And so it begins. After a two-and-a-half year phoney war the 2010 General Election is finally under way. As expected by just about anyone with a passing interest, Polling Day will be on Thursday 6th May at the end of what promises (threatens?) to be the most hard-fought – and probably downright nasty – election in living memory.
Ever since Gordon Brown ‘bottled’ a poll in the autumn of 2007 it has looked like the Conservatives’ election to lose, and they’ve been marshalling every resource at their disposal ever since. Even so, 2010 still doesn’t look like a foregone conclusion. In spite of recession, seemingly endless divisions within the Labour Party and a government whose default mode appears to be “under siege”, the Tories haven’t yet managed to close the deal. Of course, Cameron is still the bookies’ favourite to win but, all things considered, a lead opposition party with any degree of trust among the electorate should have been out of sight by now.
Naturally the media will play a significant role in the coming weeks. We know that Cameron has most of the newspapers pretty well lined up, but this time there will also be live televised debates between the three main party leaders, which could turn out to be the great “known unknown” of this election. As witnessed in the “Ask The Chancellors” debate last month, these set-pieces could offer a tremendous opportunity to Lib Dem Leader Nick Clegg, who might otherwise not have expected to receive equal treatment with his Tory and Labour counterparts.
So what are the likely scenarios? Well, unless you happen to be a hardened “#GameOn” Labour activist, you’d have to say a majority for Gordon Brown looks pretty unlikely. However, Britain’s frankly medieval electoral system currently exaggerates Labour support to the extent that the government have a very realistic hope of squeaking home as the largest single party in the House of Commons. The following graphic (taken from the UK Polling Report website) is pure speculation but it demonstrates that the polls don’t have to tighten too much for such a scenario to become a reality:
Of course, most of the polling data points to the likelihood that the Tories will emerge as the largest party in a hung parliament, and a good election campaign for them could even deliver a small majority. Either of those two scenarios could well point to a second election being called fairly early in the life of the new parliament. Although David Cameron has previously professed a belief that all parliaments should be fixed-term, political expediency will very quickly cause him to reassess that particular piece of positioning. He won’t want to do a deal with the Liberal Democrats unless he absolutely has to as the likely upshot – proportional representation – would have the potential to keep Toryism out of government for a generation. Equally he and George Osborne will probably want to get on with the serious business of cutting taxes for the very wealthy (while slashing public services for the rest of us) at the very first opportunity. A razor-thin or non-existent parliamentary majority would necessitate compromise, and there are likely to be very few non-Tory Members of the new Parliament who would buy in to the Osborne agenda.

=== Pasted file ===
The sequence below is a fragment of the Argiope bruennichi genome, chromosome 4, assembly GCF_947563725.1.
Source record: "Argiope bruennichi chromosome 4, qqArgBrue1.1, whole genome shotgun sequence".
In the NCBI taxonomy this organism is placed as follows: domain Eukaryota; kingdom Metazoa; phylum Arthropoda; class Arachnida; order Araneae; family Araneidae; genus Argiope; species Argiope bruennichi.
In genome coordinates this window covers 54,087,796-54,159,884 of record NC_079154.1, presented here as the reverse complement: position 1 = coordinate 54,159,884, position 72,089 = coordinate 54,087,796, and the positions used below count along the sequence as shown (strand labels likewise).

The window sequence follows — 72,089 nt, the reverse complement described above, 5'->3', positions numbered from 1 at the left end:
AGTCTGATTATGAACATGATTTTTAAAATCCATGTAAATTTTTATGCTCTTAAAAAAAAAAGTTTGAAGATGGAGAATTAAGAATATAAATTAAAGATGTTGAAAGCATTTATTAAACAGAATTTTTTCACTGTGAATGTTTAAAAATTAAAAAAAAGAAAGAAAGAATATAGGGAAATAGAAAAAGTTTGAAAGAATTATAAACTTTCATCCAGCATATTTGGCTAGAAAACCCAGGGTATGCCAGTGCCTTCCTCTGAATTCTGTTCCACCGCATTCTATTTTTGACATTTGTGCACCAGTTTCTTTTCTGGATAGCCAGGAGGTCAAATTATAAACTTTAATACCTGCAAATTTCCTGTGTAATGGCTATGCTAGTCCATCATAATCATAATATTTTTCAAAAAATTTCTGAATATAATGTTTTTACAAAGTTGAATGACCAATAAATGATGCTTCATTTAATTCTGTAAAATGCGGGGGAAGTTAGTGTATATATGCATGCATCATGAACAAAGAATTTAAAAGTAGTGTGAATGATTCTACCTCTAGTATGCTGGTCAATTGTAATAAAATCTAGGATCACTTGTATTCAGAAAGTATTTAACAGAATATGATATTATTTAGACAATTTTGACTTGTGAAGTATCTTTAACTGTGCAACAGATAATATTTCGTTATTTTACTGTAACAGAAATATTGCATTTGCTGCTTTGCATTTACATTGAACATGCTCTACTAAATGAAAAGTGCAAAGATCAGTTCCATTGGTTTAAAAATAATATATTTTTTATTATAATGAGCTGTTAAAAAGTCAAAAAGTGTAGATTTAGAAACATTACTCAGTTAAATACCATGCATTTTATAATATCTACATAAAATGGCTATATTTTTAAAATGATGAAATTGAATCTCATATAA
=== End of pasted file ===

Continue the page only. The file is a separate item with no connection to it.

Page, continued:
It goes without saying that if there is a hung parliament on 7th May the role of the Liberal Democrats could well prove to be crucial. While coalition government might be tempting for some Lib Dem MPs, there are good reasons to be cautious. Propping up an exhausted Labour government would be a political disaster for the party and a major boost for the Tories (think “clear blue water”) while a deal with David Cameron would be a very hard sell to the Lib Dem grassroots. The most likely (and sensible) position for Nick Clegg to take would be to allow the leader of the largest party to form a minority government, and to support them when they are right and to vote against them when they are wrong. There will be no ministerial limos for the Lib Dem front bench in this case, but they will at least have the satisfaction of having done the right thing.
So what’s the future for Labour if the seemingly inevitable happens? Defeat may yet prove to be a blessing in disguise for the Labour Party. You could argue that the very worst thing that ever happened to the Tories was their unexpected victory in the 1992 election – an eighteen year stint in government simply proved to be too long, and when they crashed to their eventual humiliating defeat in 1997 the public view of the Conservatives was at its lowest ebb. Labour faces a similar prospect if Gordon Brown defies the odds and wins another five years. Defeat, on the other hand, might send them into opposition with a certain amount of political capital and goodwill left, and would give them the chance to rebuild quickly under new leadership.
It does rather seem that the parallels for 2010 are with 1992 rather than 1997. Although he’s spent the last five years trying to look like Tony Blair, Cameron can’t help but look like a Tory version of Neil Kinnock. Equally Brown’s administration has the look of the John Major days about it. Given the issues that an incoming government will have to face, and the debilitating political effect of the “time for a change” mantra, 2010 looks like it may well be a good election to lose. Personally, I’ll be glad when it’s all over.